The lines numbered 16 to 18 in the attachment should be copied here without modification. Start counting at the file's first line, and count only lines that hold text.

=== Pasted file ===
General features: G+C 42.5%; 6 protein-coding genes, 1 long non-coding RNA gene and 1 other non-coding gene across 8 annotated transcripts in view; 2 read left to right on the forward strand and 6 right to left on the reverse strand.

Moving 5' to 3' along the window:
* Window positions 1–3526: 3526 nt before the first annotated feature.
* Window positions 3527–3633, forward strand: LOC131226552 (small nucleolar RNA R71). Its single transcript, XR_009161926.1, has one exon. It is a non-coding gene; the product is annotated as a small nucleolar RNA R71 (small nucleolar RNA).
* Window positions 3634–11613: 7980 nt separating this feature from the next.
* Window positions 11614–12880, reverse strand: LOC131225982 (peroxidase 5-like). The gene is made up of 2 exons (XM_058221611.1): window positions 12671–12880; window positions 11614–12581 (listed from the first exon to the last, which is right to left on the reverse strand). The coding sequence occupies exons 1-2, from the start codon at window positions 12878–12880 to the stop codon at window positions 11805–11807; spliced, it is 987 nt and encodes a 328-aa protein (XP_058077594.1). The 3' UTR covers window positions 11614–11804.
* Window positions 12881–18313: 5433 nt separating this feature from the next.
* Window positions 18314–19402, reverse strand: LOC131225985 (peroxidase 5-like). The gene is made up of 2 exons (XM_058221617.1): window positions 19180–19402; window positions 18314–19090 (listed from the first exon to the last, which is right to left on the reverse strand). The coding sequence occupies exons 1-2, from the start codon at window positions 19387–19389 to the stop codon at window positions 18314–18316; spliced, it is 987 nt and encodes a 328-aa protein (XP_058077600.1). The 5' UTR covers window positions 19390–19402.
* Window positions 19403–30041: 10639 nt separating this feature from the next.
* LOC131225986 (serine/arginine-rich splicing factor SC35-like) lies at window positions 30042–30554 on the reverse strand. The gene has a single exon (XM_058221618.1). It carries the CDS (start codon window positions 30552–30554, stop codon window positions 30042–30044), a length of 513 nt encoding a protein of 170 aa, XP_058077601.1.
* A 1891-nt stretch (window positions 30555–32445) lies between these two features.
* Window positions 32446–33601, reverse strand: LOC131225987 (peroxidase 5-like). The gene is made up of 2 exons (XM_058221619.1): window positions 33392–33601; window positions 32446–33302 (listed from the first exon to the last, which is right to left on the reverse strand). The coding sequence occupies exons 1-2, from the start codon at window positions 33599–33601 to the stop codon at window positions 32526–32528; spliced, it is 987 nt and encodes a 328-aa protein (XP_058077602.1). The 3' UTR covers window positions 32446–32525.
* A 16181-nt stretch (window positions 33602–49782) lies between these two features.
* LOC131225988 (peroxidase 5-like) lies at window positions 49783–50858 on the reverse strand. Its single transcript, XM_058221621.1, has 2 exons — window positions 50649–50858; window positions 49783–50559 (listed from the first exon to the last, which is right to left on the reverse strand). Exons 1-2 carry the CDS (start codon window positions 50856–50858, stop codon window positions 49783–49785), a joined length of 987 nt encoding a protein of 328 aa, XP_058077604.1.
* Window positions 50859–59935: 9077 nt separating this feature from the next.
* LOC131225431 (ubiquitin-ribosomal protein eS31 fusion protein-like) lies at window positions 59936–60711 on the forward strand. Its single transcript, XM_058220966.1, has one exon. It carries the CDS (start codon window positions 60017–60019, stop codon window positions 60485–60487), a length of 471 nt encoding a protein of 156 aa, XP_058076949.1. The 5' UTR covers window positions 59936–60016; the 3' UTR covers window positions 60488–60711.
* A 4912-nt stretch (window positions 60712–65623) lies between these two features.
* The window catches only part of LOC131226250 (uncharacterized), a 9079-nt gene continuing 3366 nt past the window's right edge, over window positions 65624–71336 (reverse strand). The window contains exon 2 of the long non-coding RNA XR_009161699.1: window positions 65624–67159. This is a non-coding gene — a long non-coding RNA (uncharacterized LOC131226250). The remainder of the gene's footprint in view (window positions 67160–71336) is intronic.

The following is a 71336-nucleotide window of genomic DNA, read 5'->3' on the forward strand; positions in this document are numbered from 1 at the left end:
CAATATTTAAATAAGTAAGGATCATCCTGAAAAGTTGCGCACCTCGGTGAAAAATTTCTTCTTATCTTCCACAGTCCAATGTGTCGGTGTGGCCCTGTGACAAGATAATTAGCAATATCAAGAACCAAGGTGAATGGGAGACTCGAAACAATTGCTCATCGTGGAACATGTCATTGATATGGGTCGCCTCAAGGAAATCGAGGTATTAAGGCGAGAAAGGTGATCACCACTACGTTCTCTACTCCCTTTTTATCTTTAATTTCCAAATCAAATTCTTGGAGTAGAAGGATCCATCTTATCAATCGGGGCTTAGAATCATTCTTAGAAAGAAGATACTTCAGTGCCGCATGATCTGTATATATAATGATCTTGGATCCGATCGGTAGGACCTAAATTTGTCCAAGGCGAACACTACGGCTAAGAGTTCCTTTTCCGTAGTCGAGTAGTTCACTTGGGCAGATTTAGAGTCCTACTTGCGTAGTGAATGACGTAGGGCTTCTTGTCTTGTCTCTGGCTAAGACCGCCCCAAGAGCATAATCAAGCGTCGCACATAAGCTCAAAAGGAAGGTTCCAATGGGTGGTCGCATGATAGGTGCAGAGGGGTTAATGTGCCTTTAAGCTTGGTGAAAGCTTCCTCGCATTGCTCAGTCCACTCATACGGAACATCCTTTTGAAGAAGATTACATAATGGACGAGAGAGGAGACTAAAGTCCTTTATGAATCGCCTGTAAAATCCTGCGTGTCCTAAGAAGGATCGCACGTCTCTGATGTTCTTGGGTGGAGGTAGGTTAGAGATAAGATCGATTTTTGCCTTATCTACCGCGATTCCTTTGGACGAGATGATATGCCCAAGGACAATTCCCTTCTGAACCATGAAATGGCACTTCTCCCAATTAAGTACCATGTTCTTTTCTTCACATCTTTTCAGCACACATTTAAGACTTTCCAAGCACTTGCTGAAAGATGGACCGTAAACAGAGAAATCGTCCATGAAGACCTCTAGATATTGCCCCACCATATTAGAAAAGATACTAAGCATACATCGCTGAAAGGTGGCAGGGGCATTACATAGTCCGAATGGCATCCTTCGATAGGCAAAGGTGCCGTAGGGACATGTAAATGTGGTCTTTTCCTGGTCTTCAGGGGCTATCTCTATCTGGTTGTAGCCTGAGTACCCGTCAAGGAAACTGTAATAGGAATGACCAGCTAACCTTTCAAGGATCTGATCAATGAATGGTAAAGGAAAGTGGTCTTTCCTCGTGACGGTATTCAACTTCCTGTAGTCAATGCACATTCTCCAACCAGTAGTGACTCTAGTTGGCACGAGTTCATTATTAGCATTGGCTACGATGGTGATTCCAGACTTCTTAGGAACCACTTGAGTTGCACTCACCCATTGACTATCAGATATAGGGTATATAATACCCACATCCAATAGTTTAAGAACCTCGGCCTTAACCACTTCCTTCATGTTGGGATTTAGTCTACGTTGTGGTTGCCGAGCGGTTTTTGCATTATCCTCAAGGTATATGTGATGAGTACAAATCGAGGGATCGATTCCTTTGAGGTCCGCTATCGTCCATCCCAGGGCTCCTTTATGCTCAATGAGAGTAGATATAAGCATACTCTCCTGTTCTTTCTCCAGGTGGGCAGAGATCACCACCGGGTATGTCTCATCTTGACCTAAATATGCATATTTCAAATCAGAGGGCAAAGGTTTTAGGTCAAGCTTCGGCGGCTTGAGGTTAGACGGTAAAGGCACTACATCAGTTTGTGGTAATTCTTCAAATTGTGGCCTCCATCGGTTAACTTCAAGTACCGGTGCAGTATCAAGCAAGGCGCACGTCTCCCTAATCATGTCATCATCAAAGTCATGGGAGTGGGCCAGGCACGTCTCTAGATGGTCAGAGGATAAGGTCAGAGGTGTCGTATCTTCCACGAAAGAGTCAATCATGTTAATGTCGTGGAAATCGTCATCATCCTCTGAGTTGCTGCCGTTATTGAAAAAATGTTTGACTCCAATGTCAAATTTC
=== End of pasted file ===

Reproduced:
* LOC131225431 (ubiquitin-ribosomal protein eS31 fusion protein-like) lies at window positions 59936–60711 on the forward strand. Its single transcript, XM_058220966.1, has one exon. It carries the CDS (start codon window positions 60017–60019, stop codon window positions 60485–60487), a length of 471 nt encoding a protein of 156 aa, XP_058076949.1. The 5' UTR covers window positions 59936–60016; the 3' UTR covers window positions 60488–60711.
* A 4912-nt stretch (window positions 60712–65623) lies between these two features.
* The window catches only part of LOC131226250 (uncharacterized), a 9079-nt gene continuing 3366 nt past the window's right edge, over window positions 65624–71336 (reverse strand). The window contains exon 2 of the long non-coding RNA XR_009161699.1: window positions 65624–67159. This is a non-coding gene — a long non-coding RNA (uncharacterized LOC131226250). The remainder of the gene's footprint in view (window positions 67160–71336) is intronic.